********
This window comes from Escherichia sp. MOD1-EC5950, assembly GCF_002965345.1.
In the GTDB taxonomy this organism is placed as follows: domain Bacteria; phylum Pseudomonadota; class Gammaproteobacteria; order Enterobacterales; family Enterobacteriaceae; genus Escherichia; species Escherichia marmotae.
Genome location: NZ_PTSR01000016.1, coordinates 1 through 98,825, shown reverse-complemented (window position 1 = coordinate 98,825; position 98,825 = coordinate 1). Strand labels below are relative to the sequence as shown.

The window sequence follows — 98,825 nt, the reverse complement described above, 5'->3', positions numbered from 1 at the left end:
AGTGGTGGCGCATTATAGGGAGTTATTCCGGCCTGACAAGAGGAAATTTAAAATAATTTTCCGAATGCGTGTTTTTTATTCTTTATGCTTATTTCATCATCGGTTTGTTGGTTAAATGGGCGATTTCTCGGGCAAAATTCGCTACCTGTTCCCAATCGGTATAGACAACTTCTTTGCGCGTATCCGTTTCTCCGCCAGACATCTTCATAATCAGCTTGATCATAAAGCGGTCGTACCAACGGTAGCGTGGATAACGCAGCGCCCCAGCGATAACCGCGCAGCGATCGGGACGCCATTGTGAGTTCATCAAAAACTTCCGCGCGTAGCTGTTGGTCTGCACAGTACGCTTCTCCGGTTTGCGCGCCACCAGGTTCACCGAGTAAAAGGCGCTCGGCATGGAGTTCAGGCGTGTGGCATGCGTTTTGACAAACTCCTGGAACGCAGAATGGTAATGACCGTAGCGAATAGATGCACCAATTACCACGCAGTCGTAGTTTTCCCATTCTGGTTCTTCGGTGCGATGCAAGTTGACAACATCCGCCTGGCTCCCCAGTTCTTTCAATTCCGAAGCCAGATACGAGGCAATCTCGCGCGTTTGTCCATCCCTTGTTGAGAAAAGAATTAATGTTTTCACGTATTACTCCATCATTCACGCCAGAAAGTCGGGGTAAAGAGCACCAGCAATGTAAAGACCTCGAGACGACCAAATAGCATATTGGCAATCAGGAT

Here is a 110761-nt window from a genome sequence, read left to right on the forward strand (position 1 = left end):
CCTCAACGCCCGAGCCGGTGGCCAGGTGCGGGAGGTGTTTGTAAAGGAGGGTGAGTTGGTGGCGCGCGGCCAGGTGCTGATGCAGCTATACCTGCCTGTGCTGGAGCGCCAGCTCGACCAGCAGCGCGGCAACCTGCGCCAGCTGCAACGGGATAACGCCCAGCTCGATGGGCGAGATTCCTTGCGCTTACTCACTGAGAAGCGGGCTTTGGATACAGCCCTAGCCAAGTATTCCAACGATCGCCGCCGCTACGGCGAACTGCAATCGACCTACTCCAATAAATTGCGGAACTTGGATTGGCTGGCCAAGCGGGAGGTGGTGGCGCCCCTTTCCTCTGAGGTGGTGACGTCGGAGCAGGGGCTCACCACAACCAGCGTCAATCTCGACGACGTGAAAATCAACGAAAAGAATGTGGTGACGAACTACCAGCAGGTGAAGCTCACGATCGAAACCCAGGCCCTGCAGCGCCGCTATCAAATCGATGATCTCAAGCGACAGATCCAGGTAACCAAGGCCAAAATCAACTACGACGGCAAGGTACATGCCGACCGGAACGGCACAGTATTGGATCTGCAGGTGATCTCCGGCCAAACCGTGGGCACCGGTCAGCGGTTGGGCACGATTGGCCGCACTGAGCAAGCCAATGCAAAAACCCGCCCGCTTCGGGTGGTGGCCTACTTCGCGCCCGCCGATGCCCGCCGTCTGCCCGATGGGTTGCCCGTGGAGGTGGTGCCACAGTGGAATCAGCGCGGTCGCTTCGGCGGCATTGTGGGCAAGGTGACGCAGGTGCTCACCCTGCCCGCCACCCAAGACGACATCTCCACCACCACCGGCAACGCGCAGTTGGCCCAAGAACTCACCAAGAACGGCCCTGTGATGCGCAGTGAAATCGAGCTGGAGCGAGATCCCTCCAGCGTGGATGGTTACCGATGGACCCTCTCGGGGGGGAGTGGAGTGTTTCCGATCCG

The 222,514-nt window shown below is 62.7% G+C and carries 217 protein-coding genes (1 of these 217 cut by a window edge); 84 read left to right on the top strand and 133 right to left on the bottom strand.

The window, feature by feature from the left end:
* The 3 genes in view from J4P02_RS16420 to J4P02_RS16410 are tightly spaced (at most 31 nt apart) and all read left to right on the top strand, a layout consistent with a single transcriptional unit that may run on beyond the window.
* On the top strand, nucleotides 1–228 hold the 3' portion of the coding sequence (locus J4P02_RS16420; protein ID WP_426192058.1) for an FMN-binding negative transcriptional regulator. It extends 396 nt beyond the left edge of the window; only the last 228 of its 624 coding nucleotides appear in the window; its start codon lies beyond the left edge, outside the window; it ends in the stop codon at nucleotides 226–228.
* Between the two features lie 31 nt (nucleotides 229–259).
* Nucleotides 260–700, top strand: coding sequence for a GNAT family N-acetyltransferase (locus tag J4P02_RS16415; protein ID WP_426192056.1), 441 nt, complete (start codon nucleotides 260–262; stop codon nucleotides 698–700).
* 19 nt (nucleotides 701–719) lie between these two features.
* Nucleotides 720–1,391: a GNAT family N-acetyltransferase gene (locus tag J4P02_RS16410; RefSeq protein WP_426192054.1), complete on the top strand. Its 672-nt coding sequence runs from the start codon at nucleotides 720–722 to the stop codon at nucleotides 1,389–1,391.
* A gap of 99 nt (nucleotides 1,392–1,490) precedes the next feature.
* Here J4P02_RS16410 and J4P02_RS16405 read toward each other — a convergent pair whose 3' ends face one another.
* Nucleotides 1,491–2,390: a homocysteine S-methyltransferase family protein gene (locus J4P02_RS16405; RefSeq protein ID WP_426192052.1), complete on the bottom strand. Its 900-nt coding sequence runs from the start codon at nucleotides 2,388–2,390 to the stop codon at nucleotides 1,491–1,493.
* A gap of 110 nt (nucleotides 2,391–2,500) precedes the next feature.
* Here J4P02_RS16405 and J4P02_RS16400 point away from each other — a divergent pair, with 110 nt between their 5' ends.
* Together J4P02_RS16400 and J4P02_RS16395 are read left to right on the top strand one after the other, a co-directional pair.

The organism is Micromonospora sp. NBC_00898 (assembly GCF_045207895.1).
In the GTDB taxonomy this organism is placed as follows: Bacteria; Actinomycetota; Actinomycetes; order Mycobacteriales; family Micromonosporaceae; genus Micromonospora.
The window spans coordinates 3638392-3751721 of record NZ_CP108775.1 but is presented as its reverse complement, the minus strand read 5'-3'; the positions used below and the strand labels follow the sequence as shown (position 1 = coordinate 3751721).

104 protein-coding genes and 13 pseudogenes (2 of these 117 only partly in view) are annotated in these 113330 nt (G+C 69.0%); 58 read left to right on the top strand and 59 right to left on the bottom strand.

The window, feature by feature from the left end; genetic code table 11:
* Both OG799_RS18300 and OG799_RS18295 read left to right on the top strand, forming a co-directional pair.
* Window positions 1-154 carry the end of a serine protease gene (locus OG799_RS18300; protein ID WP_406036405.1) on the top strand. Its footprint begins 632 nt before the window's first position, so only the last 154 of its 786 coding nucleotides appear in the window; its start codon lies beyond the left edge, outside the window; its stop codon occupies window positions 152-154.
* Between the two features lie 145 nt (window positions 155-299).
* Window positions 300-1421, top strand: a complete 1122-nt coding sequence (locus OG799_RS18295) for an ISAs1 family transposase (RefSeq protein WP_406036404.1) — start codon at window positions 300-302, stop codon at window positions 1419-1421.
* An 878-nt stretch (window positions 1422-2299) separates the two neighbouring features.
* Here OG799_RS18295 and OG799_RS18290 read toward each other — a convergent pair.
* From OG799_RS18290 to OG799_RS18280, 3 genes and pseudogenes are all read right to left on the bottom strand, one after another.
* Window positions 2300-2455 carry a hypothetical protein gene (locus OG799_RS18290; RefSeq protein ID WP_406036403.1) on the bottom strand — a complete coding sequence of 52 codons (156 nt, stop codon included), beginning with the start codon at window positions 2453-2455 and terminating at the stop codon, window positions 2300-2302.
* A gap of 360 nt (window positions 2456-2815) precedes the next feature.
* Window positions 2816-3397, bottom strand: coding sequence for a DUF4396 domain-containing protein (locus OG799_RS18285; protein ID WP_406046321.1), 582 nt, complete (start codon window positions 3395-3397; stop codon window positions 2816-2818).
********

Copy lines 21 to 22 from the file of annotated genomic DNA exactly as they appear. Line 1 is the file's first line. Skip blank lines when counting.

* Together J4P02_RS16400 and J4P02_RS16395 are read left to right on the top strand one after the other, a co-directional pair.

The organism is Micromonospora sp. NBC_00898 (assembly GCF_045207895.1).